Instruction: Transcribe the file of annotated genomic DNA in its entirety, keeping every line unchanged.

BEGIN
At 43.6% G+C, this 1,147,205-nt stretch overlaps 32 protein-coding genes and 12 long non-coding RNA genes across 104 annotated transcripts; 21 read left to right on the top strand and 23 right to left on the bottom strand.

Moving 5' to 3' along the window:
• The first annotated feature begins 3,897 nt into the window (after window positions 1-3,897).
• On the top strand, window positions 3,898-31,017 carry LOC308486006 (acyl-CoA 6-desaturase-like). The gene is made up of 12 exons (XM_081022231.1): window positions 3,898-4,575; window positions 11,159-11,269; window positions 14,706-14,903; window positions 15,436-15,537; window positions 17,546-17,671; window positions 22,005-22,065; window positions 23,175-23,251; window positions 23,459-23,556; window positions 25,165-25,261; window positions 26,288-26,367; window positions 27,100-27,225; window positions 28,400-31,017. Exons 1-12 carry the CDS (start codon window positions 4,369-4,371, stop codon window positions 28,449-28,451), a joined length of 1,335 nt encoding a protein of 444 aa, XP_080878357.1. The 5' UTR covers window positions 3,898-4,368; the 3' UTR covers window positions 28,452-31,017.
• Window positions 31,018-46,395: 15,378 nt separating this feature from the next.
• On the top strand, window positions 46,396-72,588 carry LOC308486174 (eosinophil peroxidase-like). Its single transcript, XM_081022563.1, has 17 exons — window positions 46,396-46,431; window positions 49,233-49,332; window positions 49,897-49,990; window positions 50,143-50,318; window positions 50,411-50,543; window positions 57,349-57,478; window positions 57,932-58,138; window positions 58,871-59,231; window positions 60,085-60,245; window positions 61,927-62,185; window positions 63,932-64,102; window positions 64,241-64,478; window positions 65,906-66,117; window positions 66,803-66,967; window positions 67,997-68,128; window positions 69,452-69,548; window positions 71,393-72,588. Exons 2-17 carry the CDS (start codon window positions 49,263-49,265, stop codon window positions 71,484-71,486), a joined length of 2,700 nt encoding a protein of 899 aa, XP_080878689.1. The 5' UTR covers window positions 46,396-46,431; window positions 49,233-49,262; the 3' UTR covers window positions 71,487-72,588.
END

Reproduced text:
At 43.6% G+C, this 1,147,205-nt stretch overlaps 32 protein-coding genes and 12 long non-coding RNA genes across 104 annotated transcripts; 21 read left to right on the top strand and 23 right to left on the bottom strand.

Moving 5' to 3' along the window:
• The first annotated feature begins 3,897 nt into the window (after window positions 1-3,897).
• On the top strand, window positions 3,898-31,017 carry LOC308486006 (acyl-CoA 6-desaturase-like). The gene is made up of 12 exons (XM_081022231.1): window positions 3,898-4,575; window positions 11,159-11,269; window positions 14,706-14,903; window positions 15,436-15,537; window positions 17,546-17,671; window positions 22,005-22,065; window positions 23,175-23,251; window positions 23,459-23,556; window positions 25,165-25,261; window positions 26,288-26,367; window positions 27,100-27,225; window positions 28,400-31,017. Exons 1-12 carry the CDS (start codon window positions 4,369-4,371, stop codon window positions 28,449-28,451), a joined length of 1,335 nt encoding a protein of 444 aa, XP_080878357.1. The 5' UTR covers window positions 3,898-4,368; the 3' UTR covers window positions 28,452-31,017.
• Window positions 31,018-46,395: 15,378 nt separating this feature from the next.
• On the top strand, window positions 46,396-72,588 carry LOC308486174 (eosinophil peroxidase-like). Its single transcript, XM_081022563.1, has 17 exons — window positions 46,396-46,431; window positions 49,233-49,332; window positions 49,897-49,990; window positions 50,143-50,318; window positions 50,411-50,543; window positions 57,349-57,478; window positions 57,932-58,138; window positions 58,871-59,231; window positions 60,085-60,245; window positions 61,927-62,185; window positions 63,932-64,102; window positions 64,241-64,478; window positions 65,906-66,117; window positions 66,803-66,967; window positions 67,997-68,128; window positions 69,452-69,548; window positions 71,393-72,588. Exons 2-17 carry the CDS (start codon window positions 49,263-49,265, stop codon window positions 71,484-71,486), a joined length of 2,700 nt encoding a protein of 899 aa, XP_080878689.1. The 5' UTR covers window positions 46,396-46,431; window positions 49,233-49,262; the 3' UTR covers window positions 71,487-72,588.